Your world is about to change. again…
Makes the "Holodeck" on Star Trek look absolutely plausible, doesn't it?
Much as I have always cherished imagination and the world of books, I find this troubling. Of course, each 'individual' supposedly will bring his/her own unique 'person' into an interaction, but I've thought that already we have been narrowing our imaginations in the last few generations even as we supposedly 'broaden' our cultural horizons.
Thing is, take a book, even a 'good' book, that has been made into a movie. How about "The Lion, the Witch, and the Wardrobe" for instance. Once you have seen the movie, when you re-read the book, unconsciously you're going to 'see' the actors who played in the movie as you 'imagine' the characters. Maybe 1000 of us who 'read' the books have each imagined the Pevensie children, and in different ways. . .but if we've all seen the movies, we have 'narrowed' that focus and we'll all be 'seeing' those same actors, unless we make the conscious effort NOT to do so.
When we re-read the books and scenes or characters that were not presented in the movies come 'in', it's jarring.
And what happens when characters are presented in a way that is totally OPPOSITE to the way they were presented in the book? In The Lord of the Rings (movies) a major example of a change in character would be that of Faramir'. One either is so enamoured of the 'movie' that one on reading the book either 'ignores' Faramir or 'jams him into the 'movie' type mindset' --thus completely throwing off the book's view and pace; or one finds the book superior and then consciously tries to 'forget' above the movie version!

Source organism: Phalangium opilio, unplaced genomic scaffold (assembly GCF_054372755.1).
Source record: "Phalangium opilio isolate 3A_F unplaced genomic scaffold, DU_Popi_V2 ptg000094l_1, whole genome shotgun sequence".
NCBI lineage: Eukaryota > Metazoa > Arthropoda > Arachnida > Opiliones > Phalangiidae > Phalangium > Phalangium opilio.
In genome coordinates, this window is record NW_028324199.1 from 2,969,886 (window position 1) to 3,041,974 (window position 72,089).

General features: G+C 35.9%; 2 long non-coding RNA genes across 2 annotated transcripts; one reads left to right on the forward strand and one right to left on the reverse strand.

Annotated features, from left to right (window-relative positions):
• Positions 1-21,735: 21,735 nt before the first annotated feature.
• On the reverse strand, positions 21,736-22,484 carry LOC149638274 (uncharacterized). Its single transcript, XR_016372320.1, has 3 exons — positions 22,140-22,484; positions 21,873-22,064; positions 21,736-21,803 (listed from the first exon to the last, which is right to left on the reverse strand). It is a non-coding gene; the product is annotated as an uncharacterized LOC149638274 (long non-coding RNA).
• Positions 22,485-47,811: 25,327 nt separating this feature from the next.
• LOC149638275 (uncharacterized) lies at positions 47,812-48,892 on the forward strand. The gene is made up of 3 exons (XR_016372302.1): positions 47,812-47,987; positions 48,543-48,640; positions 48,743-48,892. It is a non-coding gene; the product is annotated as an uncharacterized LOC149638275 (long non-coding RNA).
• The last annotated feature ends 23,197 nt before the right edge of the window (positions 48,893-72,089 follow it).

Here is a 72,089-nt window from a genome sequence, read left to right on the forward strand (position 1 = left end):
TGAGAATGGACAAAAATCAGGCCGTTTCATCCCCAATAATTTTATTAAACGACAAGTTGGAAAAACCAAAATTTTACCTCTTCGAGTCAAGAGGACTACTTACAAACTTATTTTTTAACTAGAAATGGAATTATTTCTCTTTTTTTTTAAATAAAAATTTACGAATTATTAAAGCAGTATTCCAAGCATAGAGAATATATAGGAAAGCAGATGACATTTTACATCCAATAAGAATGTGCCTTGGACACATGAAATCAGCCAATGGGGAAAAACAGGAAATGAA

And so you have groups of people talking about the LOTR and some will discuss Faramir as a hero (the ones who stick with the book version) and some will see him as one who impeded Frodo's quest, was greedy for power, and who 'luckily' came to his senses. . .as opposed to the book version where Faramir aided Frodo from the start and never desired the Ring to begin with!!! Both groups certainly think their 'view' of the character is correct but certainly the views do not 'mesh'.
I see this kind of technology bringing about even greater examples of those who are conditioned to view 'reality' and these 'quasi-realities' to present only one 'approved' vision as opposed to those who read books and rely on 'imagination' which may result in 1000 different 'views' of a story and/or character among 1000 different people.